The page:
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Aircraft Strobes At Nighttime.  
User currently offlineAirframeAS From United States of America, joined Feb 2004, 14150 posts, RR: 24
Posted (10 years 6 months 4 weeks 17 hours ago) and read 2046 times:

I got to ask this....at night time, you know how the anti-collision (red lights) and wing strobe lights flash. Well, tonight Ive seen countless HP aircraft and WN aircraft on approach that have the anti-collision lights flashing but not the white winglight strobe. Why is this? Some sort of safety procedure?


A Safe Flight Begins With Quality Maintenance On The Ground.
10 replies: All unread, jump to last
 
User currently offlineMD11LuxuryLinr From United States of America, joined Jul 2003, 1385 posts, RR: 14
Reply 1, posted (10 years 6 months 4 weeks 17 hours ago) and read 1991 times:

It's more of a safety precaution to have the white strobes switched on during takeoff, inflight, and during approach, not off. The red beacon lights should be always on from the time the plane leaves the gate to when it arrives at another. Most pilots do use the white strobes all the time, very few actually switch them off once they are on, especially at night. Though, I have seen aircraft not using the white strobes during daylight hours, in clear sunny conditions, which is when they are least effective. The only thing I can suggest in your case is simply coincidence.  Smile


Caution wake turbulence, you are following a heavy jet.
User currently offlineAA7771stClass From United States of America, joined Jun 1999, 296 posts, RR: 5
Reply 2, posted (10 years 6 months 4 weeks 17 hours ago) and read 1974 times:

The Tech/Op people would probably back me up in saying that the circumstances didn't favor using the strobes. Often times in clouds or fog, they hinder rather than help as they bounce off and can have potentially blinding effects on the flight crew. It might help on clear nights in the terminal area but it can also cause trouble if the flight crew doesn't like the weather around them...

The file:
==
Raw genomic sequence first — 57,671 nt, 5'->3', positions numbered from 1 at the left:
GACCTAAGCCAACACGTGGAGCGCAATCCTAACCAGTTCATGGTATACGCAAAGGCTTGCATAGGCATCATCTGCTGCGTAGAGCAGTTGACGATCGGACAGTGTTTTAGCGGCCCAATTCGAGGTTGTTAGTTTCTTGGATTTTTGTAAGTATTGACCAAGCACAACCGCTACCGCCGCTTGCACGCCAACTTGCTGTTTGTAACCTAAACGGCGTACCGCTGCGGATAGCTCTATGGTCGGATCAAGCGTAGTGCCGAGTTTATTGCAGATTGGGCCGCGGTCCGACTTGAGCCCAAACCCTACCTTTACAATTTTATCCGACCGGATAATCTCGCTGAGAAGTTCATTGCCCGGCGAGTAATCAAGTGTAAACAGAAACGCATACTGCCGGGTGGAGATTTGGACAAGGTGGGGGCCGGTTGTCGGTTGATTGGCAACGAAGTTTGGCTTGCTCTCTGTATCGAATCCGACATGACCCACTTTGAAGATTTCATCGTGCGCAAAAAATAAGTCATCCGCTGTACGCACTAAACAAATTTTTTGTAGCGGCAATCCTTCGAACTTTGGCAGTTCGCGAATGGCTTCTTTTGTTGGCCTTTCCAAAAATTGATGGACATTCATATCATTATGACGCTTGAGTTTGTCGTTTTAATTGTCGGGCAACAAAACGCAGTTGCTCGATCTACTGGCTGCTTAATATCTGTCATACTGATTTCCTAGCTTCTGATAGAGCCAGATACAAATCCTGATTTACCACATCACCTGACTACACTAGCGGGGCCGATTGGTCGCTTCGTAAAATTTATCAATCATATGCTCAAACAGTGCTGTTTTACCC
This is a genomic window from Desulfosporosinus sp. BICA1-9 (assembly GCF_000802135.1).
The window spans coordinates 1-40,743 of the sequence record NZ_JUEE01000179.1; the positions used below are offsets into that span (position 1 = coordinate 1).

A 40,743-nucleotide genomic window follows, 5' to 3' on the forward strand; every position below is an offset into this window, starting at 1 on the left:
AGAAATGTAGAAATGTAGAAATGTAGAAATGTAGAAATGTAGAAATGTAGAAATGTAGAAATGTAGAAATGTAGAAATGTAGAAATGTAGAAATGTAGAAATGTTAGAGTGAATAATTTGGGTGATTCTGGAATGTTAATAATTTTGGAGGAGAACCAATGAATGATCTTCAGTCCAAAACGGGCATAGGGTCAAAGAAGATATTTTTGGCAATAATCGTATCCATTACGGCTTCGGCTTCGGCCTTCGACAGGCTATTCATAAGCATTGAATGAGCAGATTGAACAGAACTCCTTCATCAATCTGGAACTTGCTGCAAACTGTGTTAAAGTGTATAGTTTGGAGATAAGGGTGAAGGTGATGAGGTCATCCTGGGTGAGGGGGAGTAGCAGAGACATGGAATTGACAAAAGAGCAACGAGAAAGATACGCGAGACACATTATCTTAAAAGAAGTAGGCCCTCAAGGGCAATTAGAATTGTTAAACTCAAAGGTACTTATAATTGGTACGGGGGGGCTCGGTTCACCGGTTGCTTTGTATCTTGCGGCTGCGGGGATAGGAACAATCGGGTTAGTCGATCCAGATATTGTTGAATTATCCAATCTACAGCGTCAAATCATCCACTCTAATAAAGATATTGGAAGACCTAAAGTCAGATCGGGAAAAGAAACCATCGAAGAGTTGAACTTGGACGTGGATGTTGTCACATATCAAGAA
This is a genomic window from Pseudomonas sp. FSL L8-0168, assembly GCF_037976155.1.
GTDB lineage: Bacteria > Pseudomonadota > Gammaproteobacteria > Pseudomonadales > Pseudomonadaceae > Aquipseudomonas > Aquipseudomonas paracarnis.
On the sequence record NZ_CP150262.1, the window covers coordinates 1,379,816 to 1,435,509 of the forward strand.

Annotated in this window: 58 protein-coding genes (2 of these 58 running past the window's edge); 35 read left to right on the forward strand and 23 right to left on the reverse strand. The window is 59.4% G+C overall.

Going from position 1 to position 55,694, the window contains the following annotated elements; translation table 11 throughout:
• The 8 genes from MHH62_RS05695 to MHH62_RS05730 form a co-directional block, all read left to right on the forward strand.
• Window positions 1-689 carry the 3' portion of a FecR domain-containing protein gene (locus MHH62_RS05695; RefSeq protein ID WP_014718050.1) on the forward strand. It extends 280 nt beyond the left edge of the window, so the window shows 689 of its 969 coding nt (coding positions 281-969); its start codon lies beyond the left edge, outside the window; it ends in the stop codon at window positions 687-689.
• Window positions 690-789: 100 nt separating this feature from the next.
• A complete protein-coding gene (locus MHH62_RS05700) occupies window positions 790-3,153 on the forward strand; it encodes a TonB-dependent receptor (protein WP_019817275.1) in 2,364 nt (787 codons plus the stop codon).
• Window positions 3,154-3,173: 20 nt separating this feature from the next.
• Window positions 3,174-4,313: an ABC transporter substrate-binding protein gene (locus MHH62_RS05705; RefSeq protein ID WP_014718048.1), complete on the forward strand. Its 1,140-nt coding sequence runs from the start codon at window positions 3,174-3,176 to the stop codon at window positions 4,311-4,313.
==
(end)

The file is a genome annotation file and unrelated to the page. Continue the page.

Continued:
User currently offlineAirframeAS From United States of America, joined Feb 2004, 14150 posts, RR: 24
Reply 3, posted (10 years 6 months 4 weeks 17 hours ago) and read 1936 times:

What I mean is that the white strobes are off during landing at night time in CLEAR weather conditions and I was asking why the pilots never bother to turn on the white strobes. I can understand why they could be kept off during the day (except for the red anti-collision lights which is mandatory per F.A.R.) which would be useless.

(Edited part: I ment to say in my first post.....In PHX this happens alot.)

[Edited 2004-03-09 04:04:50]


A Safe Flight Begins With Quality Maintenance On The Ground.
User currently offlineAJ From Australia, joined Nov 1999, 2395 posts, RR: 24
Reply 4, posted (10 years 6 months 4 weeks 16 hours ago) and read 1888 times:

Not all aircraft are fitted with strobes, older types in particular.

When strobes are fitted the aircraft can be flown on an MEL for unserviceable units.

Our SOPs call for the strobes to be on at all times inflight or on an active runway. Some operators (Kendell was one) call for the strobes to go off above 10000' to preserve strobing pack life.


User currently offlineAirframeAS From United States of America, joined Feb 2004, 14150 posts, RR: 24
Reply 5, posted (10 years 6 months 4 weeks 13 hours ago) and read 1779 times:

I know some NW DC9s have these weird light swingers on the wingtips, what are those called?